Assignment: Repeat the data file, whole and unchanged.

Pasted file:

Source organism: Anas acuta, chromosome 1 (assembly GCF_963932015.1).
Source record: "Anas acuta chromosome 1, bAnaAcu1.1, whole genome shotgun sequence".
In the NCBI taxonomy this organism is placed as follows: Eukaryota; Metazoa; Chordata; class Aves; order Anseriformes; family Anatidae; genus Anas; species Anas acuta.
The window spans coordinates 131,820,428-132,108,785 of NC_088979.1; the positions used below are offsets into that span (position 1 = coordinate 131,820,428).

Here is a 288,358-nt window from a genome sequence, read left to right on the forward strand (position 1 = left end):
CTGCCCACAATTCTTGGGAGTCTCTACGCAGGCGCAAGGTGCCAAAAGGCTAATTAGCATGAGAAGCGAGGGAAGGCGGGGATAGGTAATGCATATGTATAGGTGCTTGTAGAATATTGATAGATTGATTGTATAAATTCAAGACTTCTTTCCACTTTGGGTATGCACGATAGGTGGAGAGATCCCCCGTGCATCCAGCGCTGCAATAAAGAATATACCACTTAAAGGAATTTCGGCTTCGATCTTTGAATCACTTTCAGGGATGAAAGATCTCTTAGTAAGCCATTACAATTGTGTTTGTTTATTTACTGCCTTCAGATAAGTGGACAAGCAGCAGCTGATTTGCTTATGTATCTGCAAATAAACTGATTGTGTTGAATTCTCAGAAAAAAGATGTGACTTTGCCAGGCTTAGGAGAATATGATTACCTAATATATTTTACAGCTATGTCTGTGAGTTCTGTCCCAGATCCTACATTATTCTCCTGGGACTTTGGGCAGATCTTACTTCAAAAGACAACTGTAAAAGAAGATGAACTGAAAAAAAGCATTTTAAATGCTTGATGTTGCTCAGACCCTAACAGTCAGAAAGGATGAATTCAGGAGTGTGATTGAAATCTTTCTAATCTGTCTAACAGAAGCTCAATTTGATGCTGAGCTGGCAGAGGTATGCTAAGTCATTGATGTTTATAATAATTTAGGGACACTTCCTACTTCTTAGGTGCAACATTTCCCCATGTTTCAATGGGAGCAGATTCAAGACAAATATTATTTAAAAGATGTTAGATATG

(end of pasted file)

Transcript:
Source organism: Anas acuta, chromosome 1 (assembly GCF_963932015.1).
Source record: "Anas acuta chromosome 1, bAnaAcu1.1, whole genome shotgun sequence".
In the NCBI taxonomy this organism is placed as follows: Eukaryota; Metazoa; Chordata; class Aves; order Anseriformes; family Anatidae; genus Anas; species Anas acuta.
The window spans coordinates 131,820,428-132,108,785 of NC_088979.1; the positions used below are offsets into that span (position 1 = coordinate 131,820,428).

Here is a 288,358-nt window from a genome sequence, read left to right on the forward strand (position 1 = left end):
CTGCCCACAATTCTTGGGAGTCTCTACGCAGGCGCAAGGTGCCAAAAGGCTAATTAGCATGAGAAGCGAGGGAAGGCGGGGATAGGTAATGCATATGTATAGGTGCTTGTAGAATATTGATAGATTGATTGTATAAATTCAAGACTTCTTTCCACTTTGGGTATGCACGATAGGTGGAGAGATCCCCCGTGCATCCAGCGCTGCAATAAAGAATATACCACTTAAAGGAATTTCGGCTTCGATCTTTGAATCACTTTCAGGGATGAAAGATCTCTTAGTAAGCCATTACAATTGTGTTTGTTTATTTACTGCCTTCAGATAAGTGGACAAGCAGCAGCTGATTTGCTTATGTATCTGCAAATAAACTGATTGTGTTGAATTCTCAGAAAAAAGATGTGACTTTGCCAGGCTTAGGAGAATATGATTACCTAATATATTTTACAGCTATGTCTGTGAGTTCTGTCCCAGATCCTACATTATTCTCCTGGGACTTTGGGCAGATCTTACTTCAAAAGACAACTGTAAAAGAAGATGAACTGAAAAAAAGCATTTTAAATGCTTGATGTTGCTCAGACCCTAACAGTCAGAAAGGATGAATTCAGGAGTGTGATTGAAATCTTTCTAATCTGTCTAACAGAAGCTCAATTTGATGCTGAGCTGGCAGAGGTATGCTAAGTCATTGATGTTTATAATAATTTAGGGACACTTCCTACTTCTTAGGTGCAACATTTCCCCATGTTTCAATGGGAGCAGATTCAAGACAAATATTATTTAAAAGATGTTAGATATG